Each time a sad story like this comes to the public’s attention there are outcries of outrage and demands for supervision of texting children and an end of bullying.  Sad to say, nothing seems to change, bullying continues.  There will be another suicide and more outrage.  But it is a basic attitude that needs to change, an attitude many adults have that gives bad example to the children helping them to conclude that excluding and judging is okay just as it is to form cliques to which only the deemed elite can belong.

Some adults feel justified in their judgmental attitudes, justified in their shunning ways; after all, they learned them in church.  The list of those unacceptable, those to be denied access to the table, grows daily.  It is not hard for me to imagine that moment in the gospel recurring when Jesus climbed to a hilltop and looked down on Jerusalem and wept.  This time he weeps over the church.

The floodgates have opened and the outflow of those scandalized fleeing to other havens of welcoming communities of faith or abandoning faith all together is out to be astounding.  Instead there are those who have said that when all those deemed unworthy have left, the few remaining will be the real church of God.  Alas.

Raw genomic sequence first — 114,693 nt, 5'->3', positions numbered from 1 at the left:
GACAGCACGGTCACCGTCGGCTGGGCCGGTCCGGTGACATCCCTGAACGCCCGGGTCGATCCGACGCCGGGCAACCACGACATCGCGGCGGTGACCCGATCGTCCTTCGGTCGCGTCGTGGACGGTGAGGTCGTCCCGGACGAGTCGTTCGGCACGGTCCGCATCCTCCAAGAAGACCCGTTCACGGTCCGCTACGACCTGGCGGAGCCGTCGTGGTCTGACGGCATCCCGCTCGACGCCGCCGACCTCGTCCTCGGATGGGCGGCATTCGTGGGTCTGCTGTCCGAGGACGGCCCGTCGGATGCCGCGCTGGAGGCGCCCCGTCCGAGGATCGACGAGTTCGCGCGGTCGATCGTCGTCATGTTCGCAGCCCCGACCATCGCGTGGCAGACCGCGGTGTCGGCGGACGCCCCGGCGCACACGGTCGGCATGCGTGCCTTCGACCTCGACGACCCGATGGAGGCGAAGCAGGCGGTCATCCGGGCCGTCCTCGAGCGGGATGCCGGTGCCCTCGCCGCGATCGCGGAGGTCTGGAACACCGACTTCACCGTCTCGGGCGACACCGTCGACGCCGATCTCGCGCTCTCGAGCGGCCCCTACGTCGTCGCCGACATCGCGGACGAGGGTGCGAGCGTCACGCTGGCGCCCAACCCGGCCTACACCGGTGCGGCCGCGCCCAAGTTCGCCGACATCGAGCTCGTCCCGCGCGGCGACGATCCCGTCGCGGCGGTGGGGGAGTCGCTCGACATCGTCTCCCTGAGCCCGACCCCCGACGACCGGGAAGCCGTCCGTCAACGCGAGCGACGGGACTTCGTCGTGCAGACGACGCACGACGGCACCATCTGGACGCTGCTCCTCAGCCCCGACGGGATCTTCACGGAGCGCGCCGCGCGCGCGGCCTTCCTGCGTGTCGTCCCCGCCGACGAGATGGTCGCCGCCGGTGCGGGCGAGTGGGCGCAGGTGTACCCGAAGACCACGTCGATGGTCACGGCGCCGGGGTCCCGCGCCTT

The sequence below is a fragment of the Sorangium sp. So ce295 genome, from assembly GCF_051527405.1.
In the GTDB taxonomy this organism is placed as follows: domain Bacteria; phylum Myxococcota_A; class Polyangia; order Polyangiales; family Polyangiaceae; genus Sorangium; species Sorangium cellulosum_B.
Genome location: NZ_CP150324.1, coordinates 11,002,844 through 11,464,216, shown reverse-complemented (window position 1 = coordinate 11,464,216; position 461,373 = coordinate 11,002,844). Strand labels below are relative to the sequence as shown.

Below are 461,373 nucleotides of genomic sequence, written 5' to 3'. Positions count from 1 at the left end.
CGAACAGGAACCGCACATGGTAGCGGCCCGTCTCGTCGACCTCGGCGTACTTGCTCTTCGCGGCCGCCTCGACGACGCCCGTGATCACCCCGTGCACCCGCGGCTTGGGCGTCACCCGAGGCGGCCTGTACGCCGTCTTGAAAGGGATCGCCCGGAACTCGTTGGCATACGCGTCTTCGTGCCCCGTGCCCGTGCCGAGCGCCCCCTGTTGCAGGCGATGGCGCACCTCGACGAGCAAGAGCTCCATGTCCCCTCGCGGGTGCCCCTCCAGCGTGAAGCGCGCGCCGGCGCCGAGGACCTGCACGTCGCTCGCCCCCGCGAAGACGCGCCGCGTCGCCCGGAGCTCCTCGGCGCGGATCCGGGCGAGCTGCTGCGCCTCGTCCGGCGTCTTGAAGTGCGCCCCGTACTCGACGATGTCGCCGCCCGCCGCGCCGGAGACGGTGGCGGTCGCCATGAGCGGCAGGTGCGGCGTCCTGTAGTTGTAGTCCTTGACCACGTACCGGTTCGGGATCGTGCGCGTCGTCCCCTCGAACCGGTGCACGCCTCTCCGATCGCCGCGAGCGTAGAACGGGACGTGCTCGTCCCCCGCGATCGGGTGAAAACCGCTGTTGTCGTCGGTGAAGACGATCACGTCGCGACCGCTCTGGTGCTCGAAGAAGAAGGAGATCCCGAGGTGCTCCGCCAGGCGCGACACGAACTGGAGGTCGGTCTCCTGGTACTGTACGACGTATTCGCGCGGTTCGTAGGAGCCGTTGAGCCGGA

There is an ancient adage about things being darkest just before the dawn.  Perhaps these are not the darkest days for the church.  There have been other periods far worse.  Think of the horrors of the Spanish Inquisition, for example, or some of the excesses of the Crusades when horrendous cruelties were unleashed on accused heretics and burning at the stake was acceptable.  As St. Thomas More said in effect, it was better for people to suffer in this world than to die in their heresy and go to hell.  Again, alas.

In our times we are not burning at the stake any more.  We just banish.  In a moment of reflection you can probably come up with a list of those so judged.  They don’t need to be listed here.  The gospel fact is, any are too many.  Was anybody listening when Jesus said, “Come to me, all you who are thirsting and I will refresh you.”  They are not a few who have not learned the significance of those Jesus preferred as guests for table fellowship – those judged by his community to be sinners.  “This man welcomes sinners and eats with them!”

Recently, Pope Francis, whose election to the papacy is seen by a multitude within and without the church, is seen as a dawn of hope, said: “I see the church as a field hospital after battle.  It is useless to ask a seriously injured person if he has high cholesterol and about the level of his blood sugars.  You have to heal his wounds.  Then we can talk about everything else.”